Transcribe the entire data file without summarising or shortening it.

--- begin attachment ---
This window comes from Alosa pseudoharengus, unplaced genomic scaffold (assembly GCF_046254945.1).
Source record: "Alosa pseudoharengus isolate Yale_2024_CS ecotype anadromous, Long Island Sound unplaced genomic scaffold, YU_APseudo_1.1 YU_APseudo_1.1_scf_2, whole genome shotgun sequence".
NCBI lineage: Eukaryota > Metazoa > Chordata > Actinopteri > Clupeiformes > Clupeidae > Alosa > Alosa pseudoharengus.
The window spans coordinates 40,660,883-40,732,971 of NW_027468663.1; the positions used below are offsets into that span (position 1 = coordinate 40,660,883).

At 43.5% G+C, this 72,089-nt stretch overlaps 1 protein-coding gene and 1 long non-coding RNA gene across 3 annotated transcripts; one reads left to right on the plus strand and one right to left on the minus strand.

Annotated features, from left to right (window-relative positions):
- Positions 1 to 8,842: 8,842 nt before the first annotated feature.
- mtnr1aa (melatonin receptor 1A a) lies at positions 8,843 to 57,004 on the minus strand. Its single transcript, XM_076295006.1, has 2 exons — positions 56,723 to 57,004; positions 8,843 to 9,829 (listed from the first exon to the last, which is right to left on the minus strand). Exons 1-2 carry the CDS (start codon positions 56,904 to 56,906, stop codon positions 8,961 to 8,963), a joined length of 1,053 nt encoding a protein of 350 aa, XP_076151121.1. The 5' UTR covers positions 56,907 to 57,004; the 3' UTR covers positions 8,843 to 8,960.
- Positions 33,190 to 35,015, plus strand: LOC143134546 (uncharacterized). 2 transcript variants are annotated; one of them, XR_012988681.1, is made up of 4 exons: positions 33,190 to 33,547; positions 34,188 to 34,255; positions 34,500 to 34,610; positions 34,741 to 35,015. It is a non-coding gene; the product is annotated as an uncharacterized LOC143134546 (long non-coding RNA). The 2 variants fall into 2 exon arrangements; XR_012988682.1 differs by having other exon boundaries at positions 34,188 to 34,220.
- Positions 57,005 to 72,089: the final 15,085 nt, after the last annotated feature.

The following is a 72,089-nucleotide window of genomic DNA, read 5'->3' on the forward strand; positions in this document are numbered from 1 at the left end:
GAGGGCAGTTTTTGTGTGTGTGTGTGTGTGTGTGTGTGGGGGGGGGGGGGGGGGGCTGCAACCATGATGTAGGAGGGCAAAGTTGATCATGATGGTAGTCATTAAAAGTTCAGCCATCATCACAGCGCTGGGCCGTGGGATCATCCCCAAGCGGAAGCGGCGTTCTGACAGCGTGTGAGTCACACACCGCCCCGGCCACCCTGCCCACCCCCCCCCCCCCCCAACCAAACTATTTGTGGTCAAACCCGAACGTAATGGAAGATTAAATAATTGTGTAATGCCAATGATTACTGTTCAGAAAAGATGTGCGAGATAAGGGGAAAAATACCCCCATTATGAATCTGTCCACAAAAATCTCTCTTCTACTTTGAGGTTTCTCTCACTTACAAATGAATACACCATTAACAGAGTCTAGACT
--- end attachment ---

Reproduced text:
This window comes from Alosa pseudoharengus, unplaced genomic scaffold (assembly GCF_046254945.1).
Source record: "Alosa pseudoharengus isolate Yale_2024_CS ecotype anadromous, Long Island Sound unplaced genomic scaffold, YU_APseudo_1.1 YU_APseudo_1.1_scf_2, whole genome shotgun sequence".
NCBI lineage: Eukaryota > Metazoa > Chordata > Actinopteri > Clupeiformes > Clupeidae > Alosa > Alosa pseudoharengus.
The window spans coordinates 40,660,883-40,732,971 of NW_027468663.1; the positions used below are offsets into that span (position 1 = coordinate 40,660,883).

At 43.5% G+C, this 72,089-nt stretch overlaps 1 protein-coding gene and 1 long non-coding RNA gene across 3 annotated transcripts; one reads left to right on the plus strand and one right to left on the minus strand.

Annotated features, from left to right (window-relative positions):
- Positions 1 to 8,842: 8,842 nt before the first annotated feature.
- mtnr1aa (melatonin receptor 1A a) lies at positions 8,843 to 57,004 on the minus strand. Its single transcript, XM_076295006.1, has 2 exons — positions 56,723 to 57,004; positions 8,843 to 9,829 (listed from the first exon to the last, which is right to left on the minus strand). Exons 1-2 carry the CDS (start codon positions 56,904 to 56,906, stop codon positions 8,961 to 8,963), a joined length of 1,053 nt encoding a protein of 350 aa, XP_076151121.1. The 5' UTR covers positions 56,907 to 57,004; the 3' UTR covers positions 8,843 to 8,960.
- Positions 33,190 to 35,015, plus strand: LOC143134546 (uncharacterized). 2 transcript variants are annotated; one of them, XR_012988681.1, is made up of 4 exons: positions 33,190 to 33,547; positions 34,188 to 34,255; positions 34,500 to 34,610; positions 34,741 to 35,015. It is a non-coding gene; the product is annotated as an uncharacterized LOC143134546 (long non-coding RNA). The 2 variants fall into 2 exon arrangements; XR_012988682.1 differs by having other exon boundaries at positions 34,188 to 34,220.
- Positions 57,005 to 72,089: the final 15,085 nt, after the last annotated feature.

The following is a 72,089-nucleotide window of genomic DNA, read 5'->3' on the forward strand; positions in this document are numbered from 1 at the left end:
GAGGGCAGTTTTTGTGTGTGTGTGTGTGTGTGTGTGTGGGGGGGGGGGGGGGGGGCTGCAACCATGATGTAGGAGGGCAAAGTTGATCATGATGGTAGTCATTAAAAGTTCAGCCATCATCACAGCGCTGGGCCGTGGGATCATCCCCAAGCGGAAGCGGCGTTCTGACAGCGTGTGAGTCACACACCGCCCCGGCCACCCTGCCCACCCCCCCCCCCCCCCAACCAAACTATTTGTGGTCAAACCCGAACGTAATGGAAGATTAAATAATTGTGTAATGCCAATGATTACTGTTCAGAAAAGATGTGCGAGATAAGGGGAAAAATACCCCCATTATGAATCTGTCCACAAAAATCTCTCTTCTACTTTGAGGTTTCTCTCACTTACAAATGAATACACCATTAACAGAGTCTAGACT